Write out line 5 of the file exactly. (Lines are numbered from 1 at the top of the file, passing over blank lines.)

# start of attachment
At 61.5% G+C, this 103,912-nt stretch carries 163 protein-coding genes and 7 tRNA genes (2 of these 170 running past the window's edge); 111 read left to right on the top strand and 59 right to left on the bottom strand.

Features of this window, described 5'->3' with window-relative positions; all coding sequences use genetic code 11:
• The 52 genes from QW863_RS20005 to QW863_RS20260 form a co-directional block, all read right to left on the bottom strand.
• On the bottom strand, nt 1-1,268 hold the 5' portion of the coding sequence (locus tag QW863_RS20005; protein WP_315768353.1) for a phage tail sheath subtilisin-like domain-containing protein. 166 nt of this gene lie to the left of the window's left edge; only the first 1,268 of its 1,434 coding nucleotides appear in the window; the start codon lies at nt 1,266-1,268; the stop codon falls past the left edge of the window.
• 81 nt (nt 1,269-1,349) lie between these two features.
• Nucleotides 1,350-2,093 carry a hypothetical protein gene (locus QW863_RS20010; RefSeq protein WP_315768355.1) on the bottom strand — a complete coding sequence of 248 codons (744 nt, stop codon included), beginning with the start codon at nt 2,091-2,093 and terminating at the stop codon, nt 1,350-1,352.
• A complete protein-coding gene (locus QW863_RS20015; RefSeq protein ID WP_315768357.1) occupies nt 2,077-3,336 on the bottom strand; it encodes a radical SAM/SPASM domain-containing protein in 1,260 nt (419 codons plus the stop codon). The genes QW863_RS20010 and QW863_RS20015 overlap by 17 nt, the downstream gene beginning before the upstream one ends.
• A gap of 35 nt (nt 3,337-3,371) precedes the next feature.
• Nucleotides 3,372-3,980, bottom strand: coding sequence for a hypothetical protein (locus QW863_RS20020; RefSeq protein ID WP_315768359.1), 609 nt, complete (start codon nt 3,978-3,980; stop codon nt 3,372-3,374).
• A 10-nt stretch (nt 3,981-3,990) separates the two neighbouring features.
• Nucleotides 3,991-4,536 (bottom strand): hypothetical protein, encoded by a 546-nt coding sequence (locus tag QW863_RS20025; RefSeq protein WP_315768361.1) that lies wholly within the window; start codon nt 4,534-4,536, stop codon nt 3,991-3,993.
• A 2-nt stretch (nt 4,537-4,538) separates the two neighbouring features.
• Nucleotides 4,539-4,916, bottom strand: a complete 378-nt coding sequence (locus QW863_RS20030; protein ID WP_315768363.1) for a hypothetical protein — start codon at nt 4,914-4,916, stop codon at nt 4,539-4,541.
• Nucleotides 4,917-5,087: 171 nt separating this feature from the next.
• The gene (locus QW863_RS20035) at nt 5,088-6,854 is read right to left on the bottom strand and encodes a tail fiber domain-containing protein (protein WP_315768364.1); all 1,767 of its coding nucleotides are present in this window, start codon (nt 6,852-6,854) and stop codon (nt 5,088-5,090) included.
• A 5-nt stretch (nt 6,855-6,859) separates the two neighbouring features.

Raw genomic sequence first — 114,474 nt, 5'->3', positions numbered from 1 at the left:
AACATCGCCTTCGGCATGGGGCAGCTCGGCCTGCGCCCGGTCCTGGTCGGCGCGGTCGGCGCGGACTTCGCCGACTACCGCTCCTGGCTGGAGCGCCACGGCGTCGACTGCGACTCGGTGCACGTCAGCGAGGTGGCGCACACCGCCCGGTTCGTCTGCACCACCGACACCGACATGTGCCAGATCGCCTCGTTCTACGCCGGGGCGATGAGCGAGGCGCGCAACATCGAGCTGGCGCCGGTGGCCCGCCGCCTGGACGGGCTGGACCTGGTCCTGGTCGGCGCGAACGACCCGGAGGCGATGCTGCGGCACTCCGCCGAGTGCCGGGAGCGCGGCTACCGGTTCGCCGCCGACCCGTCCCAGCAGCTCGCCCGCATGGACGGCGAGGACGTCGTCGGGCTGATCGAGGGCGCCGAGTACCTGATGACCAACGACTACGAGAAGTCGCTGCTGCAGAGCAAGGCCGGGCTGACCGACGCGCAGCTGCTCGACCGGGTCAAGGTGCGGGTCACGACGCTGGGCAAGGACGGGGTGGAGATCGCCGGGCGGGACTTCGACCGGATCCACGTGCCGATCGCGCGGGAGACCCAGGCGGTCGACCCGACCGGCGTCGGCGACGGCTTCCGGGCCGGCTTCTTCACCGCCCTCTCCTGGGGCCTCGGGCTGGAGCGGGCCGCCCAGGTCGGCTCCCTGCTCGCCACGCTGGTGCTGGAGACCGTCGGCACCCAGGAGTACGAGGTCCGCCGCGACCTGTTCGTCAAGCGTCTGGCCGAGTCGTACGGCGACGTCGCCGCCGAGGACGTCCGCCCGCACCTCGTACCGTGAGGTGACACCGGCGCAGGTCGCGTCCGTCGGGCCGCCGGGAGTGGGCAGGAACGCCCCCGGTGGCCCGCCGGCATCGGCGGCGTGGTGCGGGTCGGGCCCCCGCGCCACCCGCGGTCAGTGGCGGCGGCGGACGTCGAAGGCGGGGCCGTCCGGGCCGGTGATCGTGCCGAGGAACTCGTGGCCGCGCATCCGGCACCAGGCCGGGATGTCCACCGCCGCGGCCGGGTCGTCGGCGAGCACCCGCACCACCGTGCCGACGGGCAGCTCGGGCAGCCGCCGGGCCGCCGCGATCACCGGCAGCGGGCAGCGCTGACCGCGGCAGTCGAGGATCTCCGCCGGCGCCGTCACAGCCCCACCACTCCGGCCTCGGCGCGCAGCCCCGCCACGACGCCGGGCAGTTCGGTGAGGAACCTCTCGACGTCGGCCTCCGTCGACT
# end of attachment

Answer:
• 81 nt (nt 1,269-1,349) lie between these two features.